Sogyal Rinpoche, Buddhist master.   

Best-selling Buddhist closes book on fame

The Australian,(TA), 17 January, 2000

In 1992, a book stamped with a ponderous don't-read-me title appeared under the name of Sogyal Rinpoche, Buddhist master. The Tibetan Book of Living and Dying sold more than 200,000 copies in its first year, climbing to more than 1 million. But Sogyal Rinpoche, who is in Australia for a series of public talks and retreats, decided against using fame as a springboard to guru status.

"There were so many things that one could pursue and follow - make tape, make many kinds of things, do more television and interviews," he says. "All the doors were open."

He choose to concentrate on his own spiritual practice, and to spend more time with his own ageing teachers. And while he doesn't pursue the subject, the tacit point is nevertheless clear: many a Western spiritual "sage" espousing the wisdom of the East would have climbed aboard the celebrity train, stoked the engine and waved: "All aboard!"

Sogyal Rinpoche heads a spiritual group called Rigpa - in Tibet, literally "the knowledge of knowledge" - and spends his time mostly in France, the US and India. He wrote his bestseller, a distillation of Tibetan Ideas about death and dying, in the face of widespread Western denial of mortality. Dressed in a traditional Tibetan robe on the day we met, he's a portly, cheery presence - no wan ascetic. He may have peered into the valley of death. But he seems quite untouched by it.

Sogyal Rinpoche was born in Tibet and went into exile with the Chinese invasion, joining his master, Jamyang Khyentse, who died in the Himalayas.

The year was 1959 and Sogyal Rinpoche was just 7. That death and the death of his homeland, took the ground from beneath his feet. But just as the Buddhist belief In reincarnation provides solace from grief, Sogyal Rinpoche believes that Tibet, too, will be reborn.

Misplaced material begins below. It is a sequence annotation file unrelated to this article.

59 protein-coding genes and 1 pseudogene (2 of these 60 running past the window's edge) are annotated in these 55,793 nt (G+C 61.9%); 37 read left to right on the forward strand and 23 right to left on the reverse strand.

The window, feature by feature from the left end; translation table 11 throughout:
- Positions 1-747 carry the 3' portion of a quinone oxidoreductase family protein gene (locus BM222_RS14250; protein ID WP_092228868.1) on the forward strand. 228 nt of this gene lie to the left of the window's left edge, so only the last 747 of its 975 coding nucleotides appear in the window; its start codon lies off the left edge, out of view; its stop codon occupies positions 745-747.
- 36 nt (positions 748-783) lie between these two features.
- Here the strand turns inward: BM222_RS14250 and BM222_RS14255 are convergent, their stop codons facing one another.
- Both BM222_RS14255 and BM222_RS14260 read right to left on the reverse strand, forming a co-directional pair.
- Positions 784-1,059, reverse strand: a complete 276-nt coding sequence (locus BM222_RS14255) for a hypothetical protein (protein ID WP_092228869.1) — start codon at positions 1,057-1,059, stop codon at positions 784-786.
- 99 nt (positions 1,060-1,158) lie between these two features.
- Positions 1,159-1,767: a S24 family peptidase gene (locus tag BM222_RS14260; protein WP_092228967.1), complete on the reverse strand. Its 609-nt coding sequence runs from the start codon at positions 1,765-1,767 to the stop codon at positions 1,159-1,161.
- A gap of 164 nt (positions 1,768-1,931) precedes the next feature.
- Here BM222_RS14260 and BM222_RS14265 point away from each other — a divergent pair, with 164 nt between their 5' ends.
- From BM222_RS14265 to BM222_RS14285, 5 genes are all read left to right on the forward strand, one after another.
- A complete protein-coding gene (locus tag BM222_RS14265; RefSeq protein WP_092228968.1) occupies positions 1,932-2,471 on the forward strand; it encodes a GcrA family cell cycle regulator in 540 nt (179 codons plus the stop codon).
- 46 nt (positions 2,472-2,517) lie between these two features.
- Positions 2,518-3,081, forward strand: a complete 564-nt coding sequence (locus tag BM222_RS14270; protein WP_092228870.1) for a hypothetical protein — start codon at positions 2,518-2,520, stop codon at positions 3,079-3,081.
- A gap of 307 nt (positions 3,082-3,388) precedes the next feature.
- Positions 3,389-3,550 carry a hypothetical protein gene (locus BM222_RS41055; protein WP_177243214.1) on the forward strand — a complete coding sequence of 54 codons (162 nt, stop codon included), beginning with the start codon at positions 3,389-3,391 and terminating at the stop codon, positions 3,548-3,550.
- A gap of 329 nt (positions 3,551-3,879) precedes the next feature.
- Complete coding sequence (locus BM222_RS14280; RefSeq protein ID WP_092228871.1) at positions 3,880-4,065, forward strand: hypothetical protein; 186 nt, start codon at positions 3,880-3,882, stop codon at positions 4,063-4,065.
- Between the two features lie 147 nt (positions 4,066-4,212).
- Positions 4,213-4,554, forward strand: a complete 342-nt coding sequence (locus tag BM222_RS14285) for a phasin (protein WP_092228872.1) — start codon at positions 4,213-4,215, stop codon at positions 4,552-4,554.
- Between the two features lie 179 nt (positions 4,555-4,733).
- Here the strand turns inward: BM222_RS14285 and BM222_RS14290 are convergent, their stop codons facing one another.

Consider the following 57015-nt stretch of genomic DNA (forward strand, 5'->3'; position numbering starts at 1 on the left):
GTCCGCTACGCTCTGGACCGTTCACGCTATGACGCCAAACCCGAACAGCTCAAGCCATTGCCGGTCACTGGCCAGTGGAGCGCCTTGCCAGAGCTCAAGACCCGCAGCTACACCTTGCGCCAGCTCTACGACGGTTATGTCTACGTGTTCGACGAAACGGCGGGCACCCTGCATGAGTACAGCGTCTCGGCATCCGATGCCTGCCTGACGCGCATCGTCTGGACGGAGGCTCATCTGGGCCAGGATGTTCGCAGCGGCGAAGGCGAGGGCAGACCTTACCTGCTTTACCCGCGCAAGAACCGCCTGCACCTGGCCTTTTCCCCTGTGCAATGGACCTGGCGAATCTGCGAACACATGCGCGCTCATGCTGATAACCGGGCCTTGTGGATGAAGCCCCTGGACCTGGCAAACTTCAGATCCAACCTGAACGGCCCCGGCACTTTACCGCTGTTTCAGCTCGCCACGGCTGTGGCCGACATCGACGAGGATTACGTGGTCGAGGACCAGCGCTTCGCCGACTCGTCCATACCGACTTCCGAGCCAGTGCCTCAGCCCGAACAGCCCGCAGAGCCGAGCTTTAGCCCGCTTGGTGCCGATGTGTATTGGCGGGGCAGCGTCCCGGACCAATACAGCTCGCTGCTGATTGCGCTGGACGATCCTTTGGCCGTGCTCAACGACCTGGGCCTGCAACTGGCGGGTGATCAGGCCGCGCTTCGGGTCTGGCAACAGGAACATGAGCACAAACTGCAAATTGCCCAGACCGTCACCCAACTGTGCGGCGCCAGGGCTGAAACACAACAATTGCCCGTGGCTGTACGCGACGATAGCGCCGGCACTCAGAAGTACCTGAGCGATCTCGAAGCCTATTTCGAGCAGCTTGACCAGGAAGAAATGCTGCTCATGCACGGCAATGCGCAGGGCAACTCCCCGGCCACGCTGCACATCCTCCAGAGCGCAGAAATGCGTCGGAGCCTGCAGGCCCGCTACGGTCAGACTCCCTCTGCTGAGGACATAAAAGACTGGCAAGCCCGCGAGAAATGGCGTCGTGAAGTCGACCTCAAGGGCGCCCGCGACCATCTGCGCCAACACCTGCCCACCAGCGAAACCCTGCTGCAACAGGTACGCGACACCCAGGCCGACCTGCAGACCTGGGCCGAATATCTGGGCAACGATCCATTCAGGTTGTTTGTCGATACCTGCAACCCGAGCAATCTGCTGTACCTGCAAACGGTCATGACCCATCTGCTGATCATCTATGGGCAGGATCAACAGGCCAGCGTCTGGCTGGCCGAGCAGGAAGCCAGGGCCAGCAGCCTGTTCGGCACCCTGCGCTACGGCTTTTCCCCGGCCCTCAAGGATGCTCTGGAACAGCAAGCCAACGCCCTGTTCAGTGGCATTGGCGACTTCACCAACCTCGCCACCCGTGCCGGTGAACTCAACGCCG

"I do believe it will be returned. In the early days, in the 60s and the early 70s, it seemed like it was impossible because we had very little support from governments. And Tibetans have a saying, 'When the sky eats the Earth, what can the poor little Earth do?'," he smiles. And the eyes smile too. "But the Dalai Lama has remained steadfast, and kept up our hope. I really very much believe in him and his vision. He thinks globally, not just of the Tibetan people. He thinks we have to live with China, China Is a great country. His Holiness, I think, really feels that Tibet or himself may be able to contribute towards China and its international relationships."

He says the recent escape of the young 14-year-old Karmapa lama - his predecessor was Sogyal Rinpoche's uncle - from Lhasa to India took the Dalai Lama and his exiled Government by surprise. "He (Karmapa lama) took the journey primarily so he could meet with his own teachers and continue his education."

But isn't the exile of Tibet's third-ranking lama a loss to the Tibetan people at a crucial time? If Sogyal Rinpoche sees the point, his deep grained levity will not allow him to dwell on it. "In some ways I think by coming here, If you get a good education and training, it will be even a greater asset," he says.

WTN-L World Tibet Network News